In a previous post I covered six great ways to engage your API community. It was based on seeing thousands of APIs—some that received developer attention and some that fell flat. Now I have dug into ProgrammableWeb’s directory to find the features that really seem to make a difference. Comparing the top 100 APIs to the rest of the pack, it’s clear that community support is a huge differentiator.
|Community feature||All APIs||Top APIs|
|API-specific Twitter account||3.79%||16%|
Since this data is gathered primarily by ProgrammableWeb editors, it’s possible that some APIs have these features, though not as part of the profile. However, doesn’t a difficult-to-find forum, for example, have a similar effect to a forum that doesn’t exist? If an editor can’t find it, neither can a developer.
Let’s take these features one at a time and see how some of the top APIs use them.
Many APIs support a greater service. Twitter itself has a mostly non-developer audience. Therefore, it makes sense that developers would be more likely to follow @twitterapi than @twitter. The same holds true for most of the top 100 APIs.
Benefits of an API-specific Twitter account:
A common complaint might be that an API-specific account dilutes your message and takes followers from your main account. I think it focuses the message and ensures your customers are getting the updates they care about.
An API-specific account is supported by a select group of APIs. Only 16 of the top 100 have it and less than 4% of the entire directory. Those that do have the opportunity to reap the benefits.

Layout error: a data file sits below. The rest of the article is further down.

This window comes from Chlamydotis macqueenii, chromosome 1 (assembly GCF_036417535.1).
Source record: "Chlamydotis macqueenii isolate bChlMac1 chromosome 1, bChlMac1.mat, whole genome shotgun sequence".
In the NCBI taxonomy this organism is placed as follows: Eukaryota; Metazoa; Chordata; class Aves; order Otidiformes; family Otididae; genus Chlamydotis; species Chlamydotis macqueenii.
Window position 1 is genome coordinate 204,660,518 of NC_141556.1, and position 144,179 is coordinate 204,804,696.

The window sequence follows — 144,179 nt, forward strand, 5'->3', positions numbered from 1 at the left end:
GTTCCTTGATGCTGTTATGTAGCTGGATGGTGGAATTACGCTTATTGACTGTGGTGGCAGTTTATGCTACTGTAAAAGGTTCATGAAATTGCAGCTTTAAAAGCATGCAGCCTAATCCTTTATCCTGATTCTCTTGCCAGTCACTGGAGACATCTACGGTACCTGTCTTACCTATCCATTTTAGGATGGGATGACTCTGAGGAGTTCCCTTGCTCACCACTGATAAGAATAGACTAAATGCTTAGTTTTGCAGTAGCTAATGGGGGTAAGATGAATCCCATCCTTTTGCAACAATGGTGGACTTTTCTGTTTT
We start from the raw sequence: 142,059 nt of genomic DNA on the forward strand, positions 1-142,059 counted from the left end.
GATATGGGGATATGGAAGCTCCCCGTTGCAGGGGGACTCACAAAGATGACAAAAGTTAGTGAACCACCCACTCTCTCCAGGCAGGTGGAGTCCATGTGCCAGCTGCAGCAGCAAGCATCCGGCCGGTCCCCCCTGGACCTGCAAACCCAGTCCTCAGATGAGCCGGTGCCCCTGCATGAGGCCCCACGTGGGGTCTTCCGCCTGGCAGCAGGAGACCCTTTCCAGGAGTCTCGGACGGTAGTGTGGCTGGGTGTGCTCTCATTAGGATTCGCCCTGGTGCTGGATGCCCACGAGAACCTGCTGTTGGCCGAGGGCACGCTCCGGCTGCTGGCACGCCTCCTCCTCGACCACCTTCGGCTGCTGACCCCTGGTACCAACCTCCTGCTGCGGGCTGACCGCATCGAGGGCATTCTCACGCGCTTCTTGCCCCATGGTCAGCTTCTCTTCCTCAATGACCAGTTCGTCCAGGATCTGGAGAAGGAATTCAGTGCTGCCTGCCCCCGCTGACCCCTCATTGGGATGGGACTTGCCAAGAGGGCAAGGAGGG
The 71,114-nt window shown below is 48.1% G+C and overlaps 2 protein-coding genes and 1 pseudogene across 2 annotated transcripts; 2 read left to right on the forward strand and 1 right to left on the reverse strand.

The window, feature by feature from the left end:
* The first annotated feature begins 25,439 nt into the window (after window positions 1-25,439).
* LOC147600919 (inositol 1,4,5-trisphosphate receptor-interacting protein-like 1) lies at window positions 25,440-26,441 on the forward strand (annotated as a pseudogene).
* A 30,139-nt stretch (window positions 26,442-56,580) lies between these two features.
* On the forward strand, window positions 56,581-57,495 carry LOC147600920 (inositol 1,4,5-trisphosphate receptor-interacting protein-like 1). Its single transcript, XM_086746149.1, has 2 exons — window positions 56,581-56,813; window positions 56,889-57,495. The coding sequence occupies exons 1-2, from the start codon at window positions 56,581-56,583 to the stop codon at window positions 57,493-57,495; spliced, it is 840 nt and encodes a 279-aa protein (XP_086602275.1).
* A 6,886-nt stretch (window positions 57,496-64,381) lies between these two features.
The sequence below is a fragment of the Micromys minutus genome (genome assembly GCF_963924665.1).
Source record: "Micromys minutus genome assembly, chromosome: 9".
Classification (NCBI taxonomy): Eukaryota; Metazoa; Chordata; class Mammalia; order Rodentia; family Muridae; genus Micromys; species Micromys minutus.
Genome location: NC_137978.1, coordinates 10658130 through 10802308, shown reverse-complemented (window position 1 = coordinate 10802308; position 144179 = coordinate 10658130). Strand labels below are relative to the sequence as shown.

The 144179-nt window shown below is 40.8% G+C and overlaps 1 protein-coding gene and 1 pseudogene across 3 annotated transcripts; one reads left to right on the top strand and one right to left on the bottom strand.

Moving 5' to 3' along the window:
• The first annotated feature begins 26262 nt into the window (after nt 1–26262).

By showing off your current developers, you explain the power of your API and convince future developers that they’ll be welcomed. Flickr’s App Garden was an early adopter of shining a spotlight on what developer’s build. The Google Maps API is used by over a million websites, so naturally it built an entire site for an app gallery.
Benefits of an app gallery:
An app gallery is clearly a great feature, supported by almost a third of the top APIs. Directorywide, it’s only part of 5% of developer portals.
Like the API-specific Twitter account, a blog dedicated to developers gives a place where you can freely speak the developer language. The best way to endear yourself to developers is to share knowledge, not features. A blog is a great place for tutorials, sample code and opinion pieces that will be of interest to the type of developer that uses your API.
Benefits of an API-specific blog:
Almost half of the top APIs have an API-specific blog, but it’s much rarer across the entire directory. If your company is an API, you probably don’t need two blogs. Instead, your main blog is your API blog. In either case, the audience is clear: developers.
As I wrote in the piece on API community engagement, a discussion forum is not mind-blowing advice. Yet, as easy as it is to set something up, only about one in 10 APIs does it. This is a place to answer your developer’s questions. The upside is that once you’ve answered it, you have a place to point others with the same question.
Benefits of a discussion forum:
You don’t need to host it yourself. Facebook points developers to a special StackOverflow forum. You can get up and running easily with a number of other hosted forums and customer support software. Once you do, you’ll join over 50% of the top APIs that use a forum.
Based on data from the ProgrammableWeb directory, you’ve seen an overview of four community features that work for the top 100 APIs. Curious how the top APIs were determined? By ProgrammableWeb users choosing to “track” the APIs. Check out the top ten most popular APIs, both all time and recently.